31. Appellant further stated that they were waiting for the case at Nkubu to be concluded so that 1st defendant could transfer parcel 1455 to him but unfortunately the 1st defendant passed on.
32. It was the case for the appellant in support of his counterclaim that respondent had damaged his boundaries which were between parcels 1455 and 1456 and the trees had also been damaged. That is why he sought orders of eviction and mesne profits.
33. In cross examination, the appellant admitted that he doesn’t live on the suit parcels but the respondent started occupying the land in year 2013. The appellant further stated that all the 4 parcels make one acre.
34. In support of his claim, the appellant had produced the documents in his list dated 9.12.2015.
35. I have carefully considered the entire record as well as the submissions of the parties. I will proceed to determine the issues raised by the parties as per the grounds of appeal.
Ground 1: Abatement of the suit.
36. It is not disputed that 1st defendant died sometime in 2013 and she was not substituted. The legal platform on abatement of a suit is to be found in order 24 of the Civil Procedure Rules, where it is provided that:
“(1) The death of a plaintiff or defendant shall not cause the suit to abate if the cause of action survives or continues…….
(4) 1, Where one of two or more defendants dies and the cause of action does not survive or continue against the surviving defendant or defendants alone, or a sole defendant or sole surviving defendant dies and the cause of action survives or continues, the court, on an application made in that behalf, shall cause the legal representative of the deceased defendant to be made a party (emphasize added), and shall proceed with the suit.
(4)3, where within one year no application is made under subrule (1), the suit shall abate as against the deceased defendant”.
37. The 1st defendant died on 13.8.2013 (see respondents application dated 3.3.2015). No application was made in terms of order 24 rule 4 (3) of the Civil Procedure Rules. As such, the suit against the 1st defendant abated on 13.9.2014.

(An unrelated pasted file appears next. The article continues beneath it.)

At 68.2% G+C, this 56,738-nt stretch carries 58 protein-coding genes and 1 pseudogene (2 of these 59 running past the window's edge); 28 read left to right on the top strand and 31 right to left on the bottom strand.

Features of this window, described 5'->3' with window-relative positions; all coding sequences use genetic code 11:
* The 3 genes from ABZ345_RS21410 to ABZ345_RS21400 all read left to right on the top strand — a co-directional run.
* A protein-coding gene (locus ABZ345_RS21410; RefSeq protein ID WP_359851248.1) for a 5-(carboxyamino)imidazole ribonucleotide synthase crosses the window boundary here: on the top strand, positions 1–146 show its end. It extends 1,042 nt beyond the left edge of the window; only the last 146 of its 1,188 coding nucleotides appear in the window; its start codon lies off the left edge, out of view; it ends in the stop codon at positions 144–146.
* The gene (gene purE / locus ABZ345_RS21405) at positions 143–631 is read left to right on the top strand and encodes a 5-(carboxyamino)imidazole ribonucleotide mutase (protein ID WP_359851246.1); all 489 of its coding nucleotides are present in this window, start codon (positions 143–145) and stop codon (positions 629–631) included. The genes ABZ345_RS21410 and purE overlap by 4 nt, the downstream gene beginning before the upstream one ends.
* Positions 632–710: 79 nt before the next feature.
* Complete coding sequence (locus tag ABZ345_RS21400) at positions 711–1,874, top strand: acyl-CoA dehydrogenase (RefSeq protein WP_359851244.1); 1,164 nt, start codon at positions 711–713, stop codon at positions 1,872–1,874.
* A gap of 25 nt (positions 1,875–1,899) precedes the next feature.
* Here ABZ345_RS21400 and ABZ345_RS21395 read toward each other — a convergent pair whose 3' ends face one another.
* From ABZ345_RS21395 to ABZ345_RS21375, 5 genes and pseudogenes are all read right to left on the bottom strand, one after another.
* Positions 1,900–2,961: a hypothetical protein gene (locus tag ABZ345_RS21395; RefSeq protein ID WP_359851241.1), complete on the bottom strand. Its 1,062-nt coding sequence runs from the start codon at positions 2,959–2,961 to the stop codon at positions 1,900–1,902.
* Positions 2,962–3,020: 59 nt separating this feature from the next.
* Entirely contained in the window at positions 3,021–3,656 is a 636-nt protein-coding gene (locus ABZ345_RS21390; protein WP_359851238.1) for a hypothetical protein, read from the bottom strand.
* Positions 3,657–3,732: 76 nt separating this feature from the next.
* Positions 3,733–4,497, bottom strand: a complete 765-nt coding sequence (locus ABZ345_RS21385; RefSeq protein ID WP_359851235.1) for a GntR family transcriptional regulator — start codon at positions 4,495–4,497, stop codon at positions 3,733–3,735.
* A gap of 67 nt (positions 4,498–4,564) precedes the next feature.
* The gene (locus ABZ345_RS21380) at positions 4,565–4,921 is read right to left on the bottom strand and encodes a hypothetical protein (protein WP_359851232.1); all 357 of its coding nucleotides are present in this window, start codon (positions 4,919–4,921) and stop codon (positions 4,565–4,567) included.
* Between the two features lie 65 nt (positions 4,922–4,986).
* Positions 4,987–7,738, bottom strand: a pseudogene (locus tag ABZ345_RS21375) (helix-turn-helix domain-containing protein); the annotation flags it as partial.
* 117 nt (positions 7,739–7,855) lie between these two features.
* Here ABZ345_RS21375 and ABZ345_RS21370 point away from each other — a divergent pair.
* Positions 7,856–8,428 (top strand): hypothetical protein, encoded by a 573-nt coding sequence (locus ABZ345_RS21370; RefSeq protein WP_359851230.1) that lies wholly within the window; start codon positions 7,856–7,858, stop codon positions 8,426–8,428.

38. In the case of Mboya Nzulwa vs Kenya Power & Lighting Co. Ltd (2018) eKLR, PJ Otieno J. held that:
“An abated suit is non-existent prior to it being revived. For a suit to be revived, an appropriate application must be presented to court and the court has a duty to consider it based on the facts and justification disclosed to have led to the delay and abatement”.
39. The respondent in his submissions has advanced a claim that vide a notice of motion dated 3.3.2015, he sought orders that since 1st defendant had died, the cause of action still survived the appellant herein as the latter had acquired interests in the suit parcels. I have had to look for this application of 3.3.2015 in the original file to grasp this argument. The verbatim prayers in that application of 3.3.2015 which was allowed as per the proceedings of 6.5.2015 are as follows:
(a) “That this honourable court be pleased to certify that this application be certified urgent and that the same be heard expeditiously!
(b) That this honourable court be pleased to grant leave to the applicant to proceed the case against one James Mugo Manyara who was joined to this suit on 10.3.2005 as the plaintiff’s case against the defendant has abated by virtue of operation of law.
(c) That the parties herein be granted liberal leave to file and or amend pleadings accordingly.
(d) The costs be in the cause”.
40. In that application of 3.3.2015, the respondent herein was clearly stating that “plaintiff’s suit against the said defendant (Mary) had abated by operation of the law”. What the respondent wanted was to be allowed to proceed with the prosecution of the suit as against the appellant only despite the abatement of the suit as against Mary.
41. The issue of abatement was raised by the appellant in his submissions before the trial court (see page 55 of the record of appeal). When it came to the judgment, the trial magistrate did take note that indeed the vendor of the land died in 2013. However, when it came to the analysis of the issues for determination (see page 90 of the record of appeal) the trial court was mute on this issue.
42. Had the magistrate made an analysis on the issue of abatement, certainly she would not have made a conclusion that the heirs of 1st defendant were to transfer 0.55 acres of land from parcel 1455 and 1456. For there was no claim against such heirs of the estate of 1st defendant.
43. All in all I find that it was an error of law and fact for the magistrate to have failed to make a finding that the case of the respondent against the 1st defendant had abated. On the same breadth, the magistrate erred in law and fact in ordering the heirs of 1st defendant to transfer the suit parcels to the respondent.
44. There are two issues to be considered in ground no. 2: Whether the agreement between the respondent and 1st defendant was enforceable and whether the trial magistrate erred in invoking the doctrine of constructive trust.
The Agreement of 29.3.2003
45. On the issue of the enforcement of the agreement between respondent and 1st defendant, the court makes reference to the pleadings of the respondent. His claim was against 1st defendant. The court has already pronounced itself on this issue to the effect that the suit against 1st defendant doesn’t exist. Thus the issue of enforcing the agreement of 29.3.2003 does not arise.